This is an interesting decision which considers the proper construction and application of an alternative dispute resolution clause which provided for expert determination for disputes arising in relation to a contract. The plaintiff argued that the clause was not mandatory and did not prohibit it from commencing legal proceedings. The defendant, by contrast, had rejected the proposed termination and sought to enliven the dispute resolution procedure under the contract. His Honour held that once the defendant had commenced the contractual procedure, it was mandatory under the clause that the plaintiff respond and engage in that procedure.
4 May 2017
The plaintiff in this case had filed its Claim and Statement of Claim for damages for breach of contract in the sum of $2,219,379. The applicant defendants filed a conditional notice of intention to defend and then sought a stay of the proceeding. The dispute arose after the plaintiff terminated an agreement between the parties, alleging various breaches of the agreement and misrepresentations. . In response, the defendants rejected the purported termination and advised that they intended to enliven the alternative dispute resolution/expert determination process provided for under the agreement. –. The ADR clause is set out in full at .
Nonetheless the plaintiff maintained its position that the defendants’ proposal for the dispute to be referred to expert determination was flawed because the matter involved areas of expertise across several disciplines not reasonably capable of being determined by a single expert, and involved resolution of disputes which were not matters of expertise. In addition, the plaintiff contended that the dispute resolution procedure foreshadowed by the agreement was not mandatory, since it did not expressly bar a party from commencing legal proceedings whilst the procedure was underway being effectively in lieu of utilising the dispute resolution procedure. In that regard, the plaintiff argued that since it was the party who raised the dispute, it therefore enjoyed an option to elect to trigger the alternative dispute procedure or to commence legal proceedings. , , .
Was performance of the dispute resolution process mandatory?
Comparing Zeke Services Pty Ltd v Traffic Technologies Ltd  2 Qd R 563, wherein the procedure required a specific party to make a claim for damages prior to referral of the dispute to expert determination, his Honour was not persuaded by the plaintiff’s contention that the alternative dispute resolution clause was intended to be read as giving the plaintiff alone the option to commence the dispute resolution procedure or to elect to commence court proceedings. . Rather, the defendants had a right to commence the procedure and had provided a complying notice of dispute. .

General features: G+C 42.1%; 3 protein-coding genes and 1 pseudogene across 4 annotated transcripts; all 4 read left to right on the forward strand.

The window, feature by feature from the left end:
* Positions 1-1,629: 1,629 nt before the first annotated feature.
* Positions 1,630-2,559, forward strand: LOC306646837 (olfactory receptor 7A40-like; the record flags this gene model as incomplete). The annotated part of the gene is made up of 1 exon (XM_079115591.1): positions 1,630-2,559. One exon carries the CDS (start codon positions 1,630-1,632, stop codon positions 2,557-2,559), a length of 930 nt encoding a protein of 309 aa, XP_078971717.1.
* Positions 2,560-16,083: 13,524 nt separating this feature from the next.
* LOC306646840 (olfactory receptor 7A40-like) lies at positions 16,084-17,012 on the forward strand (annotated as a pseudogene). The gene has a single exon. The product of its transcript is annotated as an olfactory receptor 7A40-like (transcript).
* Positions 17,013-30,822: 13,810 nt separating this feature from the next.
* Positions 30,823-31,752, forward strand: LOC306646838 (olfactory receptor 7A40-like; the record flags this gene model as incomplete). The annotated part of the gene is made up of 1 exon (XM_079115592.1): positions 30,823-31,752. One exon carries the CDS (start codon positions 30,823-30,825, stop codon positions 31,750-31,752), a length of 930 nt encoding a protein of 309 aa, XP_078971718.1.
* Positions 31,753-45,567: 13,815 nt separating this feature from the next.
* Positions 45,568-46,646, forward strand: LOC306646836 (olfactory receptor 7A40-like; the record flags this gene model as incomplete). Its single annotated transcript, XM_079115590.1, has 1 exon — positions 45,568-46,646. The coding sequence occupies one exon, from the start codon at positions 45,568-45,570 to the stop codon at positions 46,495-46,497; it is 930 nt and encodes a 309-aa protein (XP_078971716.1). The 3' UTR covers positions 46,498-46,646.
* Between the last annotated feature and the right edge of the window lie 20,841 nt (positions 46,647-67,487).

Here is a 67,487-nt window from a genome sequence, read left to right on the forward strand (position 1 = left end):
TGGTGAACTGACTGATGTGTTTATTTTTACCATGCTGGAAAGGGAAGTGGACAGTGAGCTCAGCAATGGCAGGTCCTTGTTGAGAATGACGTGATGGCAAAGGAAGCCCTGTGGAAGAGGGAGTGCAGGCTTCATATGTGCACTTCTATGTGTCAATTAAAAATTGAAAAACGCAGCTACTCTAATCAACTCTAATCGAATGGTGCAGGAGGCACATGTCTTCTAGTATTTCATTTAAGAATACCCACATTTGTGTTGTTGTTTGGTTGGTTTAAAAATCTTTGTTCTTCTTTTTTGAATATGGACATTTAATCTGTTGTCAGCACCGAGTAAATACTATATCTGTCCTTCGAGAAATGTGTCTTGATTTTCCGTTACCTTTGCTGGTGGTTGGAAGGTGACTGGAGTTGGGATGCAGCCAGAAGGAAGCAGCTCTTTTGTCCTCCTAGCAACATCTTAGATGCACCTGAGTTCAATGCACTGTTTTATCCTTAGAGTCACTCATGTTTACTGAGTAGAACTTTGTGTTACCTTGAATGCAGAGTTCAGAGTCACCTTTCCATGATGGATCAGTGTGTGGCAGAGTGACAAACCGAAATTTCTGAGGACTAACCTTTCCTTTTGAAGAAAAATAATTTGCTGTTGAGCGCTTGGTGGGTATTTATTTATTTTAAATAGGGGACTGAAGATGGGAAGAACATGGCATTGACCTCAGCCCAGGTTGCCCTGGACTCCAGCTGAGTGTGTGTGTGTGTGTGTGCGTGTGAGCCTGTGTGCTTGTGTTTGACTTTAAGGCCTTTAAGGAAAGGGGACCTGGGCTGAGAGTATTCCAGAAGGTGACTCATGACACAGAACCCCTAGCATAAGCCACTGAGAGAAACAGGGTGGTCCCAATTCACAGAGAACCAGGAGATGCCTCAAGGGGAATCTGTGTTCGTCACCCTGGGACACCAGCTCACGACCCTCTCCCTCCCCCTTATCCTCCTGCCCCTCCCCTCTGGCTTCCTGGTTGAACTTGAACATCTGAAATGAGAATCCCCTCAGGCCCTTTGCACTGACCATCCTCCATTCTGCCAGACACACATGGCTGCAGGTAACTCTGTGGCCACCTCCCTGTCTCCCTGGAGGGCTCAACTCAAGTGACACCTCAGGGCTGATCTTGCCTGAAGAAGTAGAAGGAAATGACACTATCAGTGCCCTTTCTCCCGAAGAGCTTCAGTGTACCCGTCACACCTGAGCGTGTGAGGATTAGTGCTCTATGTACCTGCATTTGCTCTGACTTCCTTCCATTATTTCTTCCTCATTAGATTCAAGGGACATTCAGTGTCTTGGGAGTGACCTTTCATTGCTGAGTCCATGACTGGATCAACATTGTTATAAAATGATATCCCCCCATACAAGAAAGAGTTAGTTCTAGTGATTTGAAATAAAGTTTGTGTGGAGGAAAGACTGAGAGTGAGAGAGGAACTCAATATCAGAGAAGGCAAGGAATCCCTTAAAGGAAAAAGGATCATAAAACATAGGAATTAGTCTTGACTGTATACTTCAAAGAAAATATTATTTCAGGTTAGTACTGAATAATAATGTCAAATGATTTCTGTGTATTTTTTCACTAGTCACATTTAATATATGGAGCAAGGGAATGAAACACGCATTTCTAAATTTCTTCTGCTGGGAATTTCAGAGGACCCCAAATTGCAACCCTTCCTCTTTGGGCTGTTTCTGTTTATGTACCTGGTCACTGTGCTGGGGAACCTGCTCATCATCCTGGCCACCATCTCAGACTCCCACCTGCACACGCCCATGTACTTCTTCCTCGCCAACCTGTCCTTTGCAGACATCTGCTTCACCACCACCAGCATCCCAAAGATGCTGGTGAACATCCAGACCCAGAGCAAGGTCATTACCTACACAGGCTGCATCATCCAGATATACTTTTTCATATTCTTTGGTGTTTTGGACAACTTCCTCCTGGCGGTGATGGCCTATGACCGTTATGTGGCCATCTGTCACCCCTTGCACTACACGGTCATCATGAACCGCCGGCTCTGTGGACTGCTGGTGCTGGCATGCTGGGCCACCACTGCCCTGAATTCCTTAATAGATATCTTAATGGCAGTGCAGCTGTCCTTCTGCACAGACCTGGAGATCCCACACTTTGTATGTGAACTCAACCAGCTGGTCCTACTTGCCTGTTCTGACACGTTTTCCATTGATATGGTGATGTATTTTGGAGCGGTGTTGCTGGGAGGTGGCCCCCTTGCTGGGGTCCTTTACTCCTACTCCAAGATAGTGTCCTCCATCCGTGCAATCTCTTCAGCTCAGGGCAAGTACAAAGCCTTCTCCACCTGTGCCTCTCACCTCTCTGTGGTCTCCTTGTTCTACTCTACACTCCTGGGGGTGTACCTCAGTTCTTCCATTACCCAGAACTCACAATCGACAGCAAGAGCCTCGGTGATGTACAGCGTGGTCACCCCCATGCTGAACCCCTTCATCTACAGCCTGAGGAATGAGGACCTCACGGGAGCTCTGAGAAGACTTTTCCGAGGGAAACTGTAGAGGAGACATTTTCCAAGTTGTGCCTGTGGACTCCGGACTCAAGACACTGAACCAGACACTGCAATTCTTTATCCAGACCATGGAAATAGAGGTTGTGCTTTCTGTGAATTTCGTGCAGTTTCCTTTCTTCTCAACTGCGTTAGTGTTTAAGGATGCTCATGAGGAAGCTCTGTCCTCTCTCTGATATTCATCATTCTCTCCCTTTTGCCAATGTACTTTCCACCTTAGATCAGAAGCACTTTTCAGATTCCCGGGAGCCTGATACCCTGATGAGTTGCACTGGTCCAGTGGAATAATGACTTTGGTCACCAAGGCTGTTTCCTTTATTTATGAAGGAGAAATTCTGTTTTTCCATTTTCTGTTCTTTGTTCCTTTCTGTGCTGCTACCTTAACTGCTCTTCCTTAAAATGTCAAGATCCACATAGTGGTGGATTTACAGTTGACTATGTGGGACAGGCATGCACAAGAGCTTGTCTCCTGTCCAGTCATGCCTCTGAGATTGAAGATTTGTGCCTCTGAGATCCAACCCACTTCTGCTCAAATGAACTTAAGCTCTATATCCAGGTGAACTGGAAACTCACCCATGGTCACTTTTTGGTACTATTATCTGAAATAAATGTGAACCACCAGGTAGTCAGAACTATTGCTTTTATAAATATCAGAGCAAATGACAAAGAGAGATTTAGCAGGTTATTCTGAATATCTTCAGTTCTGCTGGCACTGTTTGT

Referring to Straits Exploration v Murchison United NL (2005) 31 WAR 187 in which it was held that “where a contract contains a dispute resolution clause, and a party who has not first proceeded in accordance with that clause sues on the contract, the court has, however, a jurisdiction to stay the proceeding so as, in a practical sense, to force the party to fall back upon the contractual procedure”, his Honour’s view was that there was “no doubt” that a response to the notice of dispute was mandatory, as indicated by the word “must” in the alternative dispute resolution clause. As such the plaintiff was bound to both respond and participate in the procedure commenced by the defendants, and in failing to do so had breached the agreement between the parties.
Was the dispute amenable to expert determination?
In terms of the exercise of his discretion to allow the proceeding to continue his Honour acknowledged the heavy onus on the plaintiff to demonstrate why the justice of the case favoured not staying the proceeding: see Zeke Services Pty Ltd v Traffic Technologies Ltd  2 Qd R 563, 569. His Honour did not consider that that onus had been discharged. In particular, after identifying that there were effectively three issues which arose for determination, namely whether development of the property was capable of being completed within three years; whether the property was suitable for development during that period; and whether the profit claimed by the respondent was realistic or achievable, he did not agree that there might be any insurmountable difficulty in the appointment of “a suitably qualified individual, armed with the assistance of submissions and evidence from the parties, who would be able to determine the financial and legal questions posed by the pleadings”. .
The proceeding was stayed pending completion of the dispute resolution and expert determination procedure and the parties were heard on costs. .
A de Jersey